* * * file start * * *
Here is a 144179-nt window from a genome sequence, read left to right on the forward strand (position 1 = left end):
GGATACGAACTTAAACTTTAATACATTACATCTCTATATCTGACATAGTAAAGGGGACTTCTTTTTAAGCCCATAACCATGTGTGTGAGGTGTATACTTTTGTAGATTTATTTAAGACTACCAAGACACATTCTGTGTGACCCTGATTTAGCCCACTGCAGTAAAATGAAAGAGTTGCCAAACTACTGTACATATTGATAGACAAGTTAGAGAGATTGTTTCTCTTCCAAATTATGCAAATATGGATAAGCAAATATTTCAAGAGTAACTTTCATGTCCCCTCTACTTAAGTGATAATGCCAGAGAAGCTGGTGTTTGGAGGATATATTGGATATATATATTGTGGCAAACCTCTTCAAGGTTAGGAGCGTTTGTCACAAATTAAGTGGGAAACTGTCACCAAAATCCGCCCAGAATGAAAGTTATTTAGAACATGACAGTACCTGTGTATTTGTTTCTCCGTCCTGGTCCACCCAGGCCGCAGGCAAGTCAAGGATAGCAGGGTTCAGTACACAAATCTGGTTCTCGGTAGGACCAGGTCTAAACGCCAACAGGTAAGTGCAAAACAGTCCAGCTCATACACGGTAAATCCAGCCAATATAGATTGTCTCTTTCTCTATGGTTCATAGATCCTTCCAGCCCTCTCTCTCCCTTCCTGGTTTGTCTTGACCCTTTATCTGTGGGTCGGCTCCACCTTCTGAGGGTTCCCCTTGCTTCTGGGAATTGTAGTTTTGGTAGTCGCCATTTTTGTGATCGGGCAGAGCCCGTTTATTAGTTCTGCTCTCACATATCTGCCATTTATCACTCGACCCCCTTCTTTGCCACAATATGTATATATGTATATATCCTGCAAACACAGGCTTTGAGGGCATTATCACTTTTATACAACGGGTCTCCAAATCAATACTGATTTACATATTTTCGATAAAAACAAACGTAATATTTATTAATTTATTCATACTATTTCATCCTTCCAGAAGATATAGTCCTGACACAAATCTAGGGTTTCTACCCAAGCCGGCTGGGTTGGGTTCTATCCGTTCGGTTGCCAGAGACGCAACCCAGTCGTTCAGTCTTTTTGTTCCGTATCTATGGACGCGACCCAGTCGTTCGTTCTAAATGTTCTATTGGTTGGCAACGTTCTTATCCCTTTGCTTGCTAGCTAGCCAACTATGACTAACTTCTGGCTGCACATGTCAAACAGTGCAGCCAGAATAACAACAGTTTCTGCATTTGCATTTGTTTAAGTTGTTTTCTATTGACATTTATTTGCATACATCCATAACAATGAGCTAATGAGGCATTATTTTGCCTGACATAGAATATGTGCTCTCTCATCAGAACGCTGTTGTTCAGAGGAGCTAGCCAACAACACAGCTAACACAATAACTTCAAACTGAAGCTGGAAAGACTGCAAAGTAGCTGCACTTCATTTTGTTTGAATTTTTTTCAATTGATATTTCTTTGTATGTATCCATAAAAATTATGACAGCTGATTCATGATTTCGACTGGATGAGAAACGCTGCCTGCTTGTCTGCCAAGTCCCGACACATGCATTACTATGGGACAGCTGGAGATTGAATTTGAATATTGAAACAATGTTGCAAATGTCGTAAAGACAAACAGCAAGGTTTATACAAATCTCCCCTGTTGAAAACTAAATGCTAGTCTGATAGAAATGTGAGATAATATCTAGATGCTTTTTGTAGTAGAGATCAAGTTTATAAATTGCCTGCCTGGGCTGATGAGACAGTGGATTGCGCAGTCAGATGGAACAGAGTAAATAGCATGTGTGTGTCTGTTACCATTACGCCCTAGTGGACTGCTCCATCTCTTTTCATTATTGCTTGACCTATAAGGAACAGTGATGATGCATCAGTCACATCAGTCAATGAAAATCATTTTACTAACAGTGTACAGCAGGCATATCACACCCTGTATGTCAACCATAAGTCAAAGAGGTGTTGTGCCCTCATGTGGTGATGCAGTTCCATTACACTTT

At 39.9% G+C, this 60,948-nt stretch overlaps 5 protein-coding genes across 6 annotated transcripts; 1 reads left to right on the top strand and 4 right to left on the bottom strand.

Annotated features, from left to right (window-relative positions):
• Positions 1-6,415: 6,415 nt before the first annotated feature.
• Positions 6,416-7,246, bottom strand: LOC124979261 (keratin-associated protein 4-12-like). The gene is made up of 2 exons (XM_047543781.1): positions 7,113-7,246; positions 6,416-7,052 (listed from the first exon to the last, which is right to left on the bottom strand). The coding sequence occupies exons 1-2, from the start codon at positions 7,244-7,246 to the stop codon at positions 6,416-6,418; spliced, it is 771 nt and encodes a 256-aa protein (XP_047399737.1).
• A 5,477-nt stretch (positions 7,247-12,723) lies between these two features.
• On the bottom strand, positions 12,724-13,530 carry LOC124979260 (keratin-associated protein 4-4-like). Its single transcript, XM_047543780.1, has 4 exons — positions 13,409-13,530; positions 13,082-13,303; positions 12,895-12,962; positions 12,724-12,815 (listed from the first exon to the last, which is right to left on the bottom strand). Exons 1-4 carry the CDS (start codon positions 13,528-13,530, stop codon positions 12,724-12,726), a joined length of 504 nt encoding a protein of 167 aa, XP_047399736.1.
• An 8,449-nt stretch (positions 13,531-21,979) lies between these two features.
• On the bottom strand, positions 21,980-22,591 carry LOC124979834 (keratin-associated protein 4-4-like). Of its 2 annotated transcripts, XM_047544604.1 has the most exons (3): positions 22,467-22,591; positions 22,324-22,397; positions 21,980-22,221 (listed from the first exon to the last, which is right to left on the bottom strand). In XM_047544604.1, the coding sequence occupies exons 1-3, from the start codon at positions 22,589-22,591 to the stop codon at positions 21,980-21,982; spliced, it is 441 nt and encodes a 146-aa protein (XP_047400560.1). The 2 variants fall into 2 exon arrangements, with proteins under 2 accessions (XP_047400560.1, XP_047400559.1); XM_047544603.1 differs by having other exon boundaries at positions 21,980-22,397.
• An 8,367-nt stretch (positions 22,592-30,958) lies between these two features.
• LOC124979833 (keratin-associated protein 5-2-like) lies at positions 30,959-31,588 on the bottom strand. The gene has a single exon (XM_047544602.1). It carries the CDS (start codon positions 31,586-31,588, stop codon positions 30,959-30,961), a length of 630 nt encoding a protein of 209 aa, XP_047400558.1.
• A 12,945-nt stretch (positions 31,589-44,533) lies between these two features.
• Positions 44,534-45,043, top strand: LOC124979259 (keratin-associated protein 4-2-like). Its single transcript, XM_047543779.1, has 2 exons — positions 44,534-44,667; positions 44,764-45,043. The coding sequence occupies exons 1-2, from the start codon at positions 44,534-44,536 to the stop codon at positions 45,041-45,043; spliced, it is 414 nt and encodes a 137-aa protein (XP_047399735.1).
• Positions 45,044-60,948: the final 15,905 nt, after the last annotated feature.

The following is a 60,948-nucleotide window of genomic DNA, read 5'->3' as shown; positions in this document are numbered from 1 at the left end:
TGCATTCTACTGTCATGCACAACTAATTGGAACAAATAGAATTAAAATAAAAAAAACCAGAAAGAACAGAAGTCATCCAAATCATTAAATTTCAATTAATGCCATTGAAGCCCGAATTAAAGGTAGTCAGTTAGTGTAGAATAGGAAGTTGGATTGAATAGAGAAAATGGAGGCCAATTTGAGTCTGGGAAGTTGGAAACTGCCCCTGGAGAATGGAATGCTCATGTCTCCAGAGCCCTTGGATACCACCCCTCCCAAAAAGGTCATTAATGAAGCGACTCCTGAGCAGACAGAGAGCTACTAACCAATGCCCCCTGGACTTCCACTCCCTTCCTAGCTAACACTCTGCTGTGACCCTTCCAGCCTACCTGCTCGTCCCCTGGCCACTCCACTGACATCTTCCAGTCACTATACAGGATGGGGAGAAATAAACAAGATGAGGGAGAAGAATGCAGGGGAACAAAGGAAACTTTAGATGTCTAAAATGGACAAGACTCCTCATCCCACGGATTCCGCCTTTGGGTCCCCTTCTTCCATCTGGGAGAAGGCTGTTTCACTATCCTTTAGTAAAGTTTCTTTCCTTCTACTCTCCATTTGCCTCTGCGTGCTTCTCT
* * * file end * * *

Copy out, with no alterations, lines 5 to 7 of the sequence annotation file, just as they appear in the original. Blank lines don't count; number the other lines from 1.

• Positions 1-6,415: 6,415 nt before the first annotated feature.
• Positions 6,416-7,246, bottom strand: LOC124979261 (keratin-associated protein 4-12-like). The gene is made up of 2 exons (XM_047543781.1): positions 7,113-7,246; positions 6,416-7,052 (listed from the first exon to the last, which is right to left on the bottom strand). The coding sequence occupies exons 1-2, from the start codon at positions 7,244-7,246 to the stop codon at positions 6,416-6,418; spliced, it is 771 nt and encodes a 256-aa protein (XP_047399737.1).
• A 5,477-nt stretch (positions 7,247-12,723) lies between these two features.